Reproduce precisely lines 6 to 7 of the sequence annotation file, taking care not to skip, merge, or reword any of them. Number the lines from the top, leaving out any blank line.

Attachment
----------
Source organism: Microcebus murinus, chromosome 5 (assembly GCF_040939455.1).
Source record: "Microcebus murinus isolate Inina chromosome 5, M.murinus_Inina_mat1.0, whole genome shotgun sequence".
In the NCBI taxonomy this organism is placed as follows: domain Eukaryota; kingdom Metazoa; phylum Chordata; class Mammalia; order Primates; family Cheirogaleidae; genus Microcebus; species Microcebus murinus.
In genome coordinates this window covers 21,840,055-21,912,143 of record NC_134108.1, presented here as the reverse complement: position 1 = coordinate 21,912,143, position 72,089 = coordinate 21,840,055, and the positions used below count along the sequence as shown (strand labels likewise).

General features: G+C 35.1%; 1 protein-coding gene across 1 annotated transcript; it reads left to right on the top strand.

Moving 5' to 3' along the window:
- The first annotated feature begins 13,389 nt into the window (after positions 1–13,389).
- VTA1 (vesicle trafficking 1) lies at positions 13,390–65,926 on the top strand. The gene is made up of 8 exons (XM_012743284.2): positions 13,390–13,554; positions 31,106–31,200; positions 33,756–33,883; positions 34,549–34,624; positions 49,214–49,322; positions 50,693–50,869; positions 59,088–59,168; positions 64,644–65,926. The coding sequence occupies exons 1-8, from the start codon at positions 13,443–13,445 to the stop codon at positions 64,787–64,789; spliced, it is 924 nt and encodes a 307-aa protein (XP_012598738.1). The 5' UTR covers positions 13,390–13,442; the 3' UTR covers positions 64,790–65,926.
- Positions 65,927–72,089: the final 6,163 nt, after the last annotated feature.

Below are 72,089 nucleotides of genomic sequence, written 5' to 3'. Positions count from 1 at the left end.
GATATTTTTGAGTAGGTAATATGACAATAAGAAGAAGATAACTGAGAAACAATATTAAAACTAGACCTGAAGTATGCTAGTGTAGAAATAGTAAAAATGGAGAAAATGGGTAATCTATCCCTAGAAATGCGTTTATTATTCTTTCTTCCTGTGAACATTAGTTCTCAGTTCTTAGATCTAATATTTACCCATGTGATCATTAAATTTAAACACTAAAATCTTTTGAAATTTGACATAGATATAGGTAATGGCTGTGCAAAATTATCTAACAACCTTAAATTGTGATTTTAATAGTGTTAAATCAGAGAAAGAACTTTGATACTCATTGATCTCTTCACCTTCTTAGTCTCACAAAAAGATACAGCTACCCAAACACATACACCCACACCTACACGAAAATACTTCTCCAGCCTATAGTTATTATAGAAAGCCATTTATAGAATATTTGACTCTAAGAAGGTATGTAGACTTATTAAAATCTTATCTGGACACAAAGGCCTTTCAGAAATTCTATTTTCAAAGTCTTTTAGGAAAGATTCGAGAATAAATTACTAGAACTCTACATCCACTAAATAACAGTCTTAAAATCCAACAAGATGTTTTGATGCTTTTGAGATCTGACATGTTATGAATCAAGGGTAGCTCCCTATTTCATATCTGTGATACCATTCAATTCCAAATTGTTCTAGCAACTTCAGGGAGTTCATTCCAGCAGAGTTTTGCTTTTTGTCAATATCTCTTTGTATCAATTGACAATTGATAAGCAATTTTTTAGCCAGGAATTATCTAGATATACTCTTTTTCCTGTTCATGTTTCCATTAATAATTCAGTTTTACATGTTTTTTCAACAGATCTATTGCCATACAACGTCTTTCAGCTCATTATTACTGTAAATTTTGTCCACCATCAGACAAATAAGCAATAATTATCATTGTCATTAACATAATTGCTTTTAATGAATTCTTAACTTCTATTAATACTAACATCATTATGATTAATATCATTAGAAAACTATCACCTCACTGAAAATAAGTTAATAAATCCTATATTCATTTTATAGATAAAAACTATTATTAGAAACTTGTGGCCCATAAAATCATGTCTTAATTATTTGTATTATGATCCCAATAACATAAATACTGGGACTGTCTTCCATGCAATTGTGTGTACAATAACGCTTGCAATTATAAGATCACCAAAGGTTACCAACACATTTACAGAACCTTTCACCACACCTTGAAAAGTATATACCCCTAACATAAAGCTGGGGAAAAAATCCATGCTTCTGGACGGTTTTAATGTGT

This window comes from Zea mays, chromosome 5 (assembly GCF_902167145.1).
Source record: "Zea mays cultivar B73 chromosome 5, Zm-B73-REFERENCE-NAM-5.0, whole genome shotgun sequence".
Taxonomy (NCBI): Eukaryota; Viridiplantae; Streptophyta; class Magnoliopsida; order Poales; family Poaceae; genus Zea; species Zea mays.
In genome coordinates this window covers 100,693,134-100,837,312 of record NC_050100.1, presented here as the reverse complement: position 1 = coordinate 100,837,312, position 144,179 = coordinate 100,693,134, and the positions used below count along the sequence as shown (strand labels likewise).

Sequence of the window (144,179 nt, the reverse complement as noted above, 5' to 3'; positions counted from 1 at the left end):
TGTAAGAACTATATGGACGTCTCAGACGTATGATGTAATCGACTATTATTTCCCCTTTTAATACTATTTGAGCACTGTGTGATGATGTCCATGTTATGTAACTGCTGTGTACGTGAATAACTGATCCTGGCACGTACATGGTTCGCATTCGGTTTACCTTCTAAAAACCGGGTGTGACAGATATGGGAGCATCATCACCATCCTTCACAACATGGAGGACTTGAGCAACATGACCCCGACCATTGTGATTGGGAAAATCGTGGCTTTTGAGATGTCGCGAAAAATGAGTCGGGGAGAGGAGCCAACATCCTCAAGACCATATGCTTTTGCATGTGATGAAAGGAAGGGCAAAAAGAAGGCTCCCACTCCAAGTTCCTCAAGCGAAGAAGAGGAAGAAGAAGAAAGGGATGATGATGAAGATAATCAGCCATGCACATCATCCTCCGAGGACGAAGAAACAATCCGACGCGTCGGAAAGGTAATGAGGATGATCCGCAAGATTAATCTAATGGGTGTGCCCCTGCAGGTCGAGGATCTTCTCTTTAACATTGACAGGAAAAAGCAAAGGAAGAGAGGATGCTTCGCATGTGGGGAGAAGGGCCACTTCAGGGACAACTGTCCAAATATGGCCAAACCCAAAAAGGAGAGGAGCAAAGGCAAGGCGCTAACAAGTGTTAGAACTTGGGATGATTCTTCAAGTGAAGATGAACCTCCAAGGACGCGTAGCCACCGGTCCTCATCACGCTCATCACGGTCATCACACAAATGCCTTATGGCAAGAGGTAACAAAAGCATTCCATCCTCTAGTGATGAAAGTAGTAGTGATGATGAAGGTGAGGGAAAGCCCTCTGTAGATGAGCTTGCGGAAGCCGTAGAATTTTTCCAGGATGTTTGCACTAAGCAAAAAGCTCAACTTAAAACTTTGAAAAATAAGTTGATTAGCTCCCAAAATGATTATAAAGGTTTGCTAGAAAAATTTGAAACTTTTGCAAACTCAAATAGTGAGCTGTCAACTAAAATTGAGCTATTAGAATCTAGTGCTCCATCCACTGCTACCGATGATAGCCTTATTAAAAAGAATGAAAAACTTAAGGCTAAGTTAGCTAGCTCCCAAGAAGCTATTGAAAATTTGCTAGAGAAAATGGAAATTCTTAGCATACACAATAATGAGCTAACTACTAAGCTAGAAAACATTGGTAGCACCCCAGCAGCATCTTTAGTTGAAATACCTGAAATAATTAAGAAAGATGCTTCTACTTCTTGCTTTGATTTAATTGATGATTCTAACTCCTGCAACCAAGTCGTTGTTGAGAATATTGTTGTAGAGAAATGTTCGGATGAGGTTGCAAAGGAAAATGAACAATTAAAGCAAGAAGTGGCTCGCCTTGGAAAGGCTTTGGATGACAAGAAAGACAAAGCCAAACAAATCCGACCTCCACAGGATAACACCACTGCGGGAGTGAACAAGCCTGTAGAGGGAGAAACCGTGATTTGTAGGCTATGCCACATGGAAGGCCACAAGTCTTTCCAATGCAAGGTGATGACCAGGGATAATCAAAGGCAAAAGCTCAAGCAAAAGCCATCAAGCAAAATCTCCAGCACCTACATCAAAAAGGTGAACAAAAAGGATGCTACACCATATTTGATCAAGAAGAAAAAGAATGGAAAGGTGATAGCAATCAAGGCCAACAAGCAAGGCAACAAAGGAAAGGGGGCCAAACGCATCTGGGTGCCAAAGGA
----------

Moving 5' to 3' along the window:
- The first annotated feature begins 13,389 nt into the window (after positions 1–13,389).